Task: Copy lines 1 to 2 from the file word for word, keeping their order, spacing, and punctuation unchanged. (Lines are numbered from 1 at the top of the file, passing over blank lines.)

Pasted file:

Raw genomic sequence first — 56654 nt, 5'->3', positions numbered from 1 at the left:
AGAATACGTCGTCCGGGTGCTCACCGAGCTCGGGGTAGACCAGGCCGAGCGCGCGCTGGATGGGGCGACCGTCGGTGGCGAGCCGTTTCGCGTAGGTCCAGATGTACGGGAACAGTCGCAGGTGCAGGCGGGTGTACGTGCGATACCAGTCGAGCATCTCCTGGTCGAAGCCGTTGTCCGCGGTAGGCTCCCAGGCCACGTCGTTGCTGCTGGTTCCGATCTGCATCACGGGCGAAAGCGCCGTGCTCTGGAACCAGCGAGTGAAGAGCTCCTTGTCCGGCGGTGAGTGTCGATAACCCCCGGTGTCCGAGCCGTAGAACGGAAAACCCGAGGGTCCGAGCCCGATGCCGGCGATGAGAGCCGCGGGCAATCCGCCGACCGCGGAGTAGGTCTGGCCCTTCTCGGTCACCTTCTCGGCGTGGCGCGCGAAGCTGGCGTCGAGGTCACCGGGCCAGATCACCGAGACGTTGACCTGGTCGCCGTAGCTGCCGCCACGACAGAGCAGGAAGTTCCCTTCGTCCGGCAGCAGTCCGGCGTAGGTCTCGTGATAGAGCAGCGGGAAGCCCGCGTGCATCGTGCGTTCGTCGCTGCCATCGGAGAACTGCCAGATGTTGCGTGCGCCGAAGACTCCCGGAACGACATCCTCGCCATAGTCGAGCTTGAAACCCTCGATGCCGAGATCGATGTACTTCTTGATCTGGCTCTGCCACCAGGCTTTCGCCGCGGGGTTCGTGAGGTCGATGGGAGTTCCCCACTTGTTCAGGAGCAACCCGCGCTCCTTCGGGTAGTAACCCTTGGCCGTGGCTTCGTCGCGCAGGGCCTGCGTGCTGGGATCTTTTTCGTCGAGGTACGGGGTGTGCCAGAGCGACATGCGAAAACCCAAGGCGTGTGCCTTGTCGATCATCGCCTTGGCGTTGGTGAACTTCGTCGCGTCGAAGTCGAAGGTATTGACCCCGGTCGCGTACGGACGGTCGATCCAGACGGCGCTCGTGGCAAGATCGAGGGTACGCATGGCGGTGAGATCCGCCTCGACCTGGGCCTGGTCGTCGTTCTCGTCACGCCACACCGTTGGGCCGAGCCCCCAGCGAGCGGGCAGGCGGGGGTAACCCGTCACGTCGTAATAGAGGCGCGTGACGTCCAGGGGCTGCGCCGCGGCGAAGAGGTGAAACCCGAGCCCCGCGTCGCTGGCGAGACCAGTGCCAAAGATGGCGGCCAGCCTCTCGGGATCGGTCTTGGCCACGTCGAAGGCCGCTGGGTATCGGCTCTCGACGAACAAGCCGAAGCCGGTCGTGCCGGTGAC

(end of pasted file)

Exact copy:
Raw genomic sequence first — 56654 nt, 5'->3', positions numbered from 1 at the left:
AGAATACGTCGTCCGGGTGCTCACCGAGCTCGGGGTAGACCAGGCCGAGCGCGCGCTGGATGGGGCGACCGTCGGTGGCGAGCCGTTTCGCGTAGGTCCAGATGTACGGGAACAGTCGCAGGTGCAGGCGGGTGTACGTGCGATACCAGTCGAGCATCTCCTGGTCGAAGCCGTTGTCCGCGGTAGGCTCCCAGGCCACGTCGTTGCTGCTGGTTCCGATCTGCATCACGGGCGAAAGCGCCGTGCTCTGGAACCAGCGAGTGAAGAGCTCCTTGTCCGGCGGTGAGTGTCGATAACCCCCGGTGTCCGAGCCGTAGAACGGAAAACCCGAGGGTCCGAGCCCGATGCCGGCGATGAGAGCCGCGGGCAATCCGCCGACCGCGGAGTAGGTCTGGCCCTTCTCGGTCACCTTCTCGGCGTGGCGCGCGAAGCTGGCGTCGAGGTCACCGGGCCAGATCACCGAGACGTTGACCTGGTCGCCGTAGCTGCCGCCACGACAGAGCAGGAAGTTCCCTTCGTCCGGCAGCAGTCCGGCGTAGGTCTCGTGATAGAGCAGCGGGAAGCCCGCGTGCATCGTGCGTTCGTCGCTGCCATCGGAGAACTGCCAGATGTTGCGTGCGCCGAAGACTCCCGGAACGACATCCTCGCCATAGTCGAGCTTGAAACCCTCGATGCCGAGATCGATGTACTTCTTGATCTGGCTCTGCCACCAGGCTTTCGCCGCGGGGTTCGTGAGGTCGATGGGAGTTCCCCACTTGTTCAGGAGCAACCCGCGCTCCTTCGGGTAGTAACCCTTGGCCGTGGCTTCGTCGCGCAGGGCCTGCGTGCTGGGATCTTTTTCGTCGAGGTACGGGGTGTGCCAGAGCGACATGCGAAAACCCAAGGCGTGTGCCTTGTCGATCATCGCCTTGGCGTTGGTGAACTTCGTCGCGTCGAAGTCGAAGGTATTGACCCCGGTCGCGTACGGACGGTCGATCCAGACGGCGCTCGTGGCAAGATCGAGGGTACGCATGGCGGTGAGATCCGCCTCGACCTGGGCCTGGTCGTCGTTCTCGTCACGCCACACCGTTGGGCCGAGCCCCCAGCGAGCGGGCAGGCGGGGGTAACCCGTCACGTCGTAATAGAGGCGCGTGACGTCCAGGGGCTGCGCCGCGGCGAAGAGGTGAAACCCGAGCCCCGCGTCGCTGGCGAGACCAGTGCCAAAGATGGCGGCCAGCCTCTCGGGATCGGTCTTGGCCACGTCGAAGGCCGCTGGGTATCGGCTCTCGACGAACAAGCCGAAGCCGGTCGTGCCGGTGAC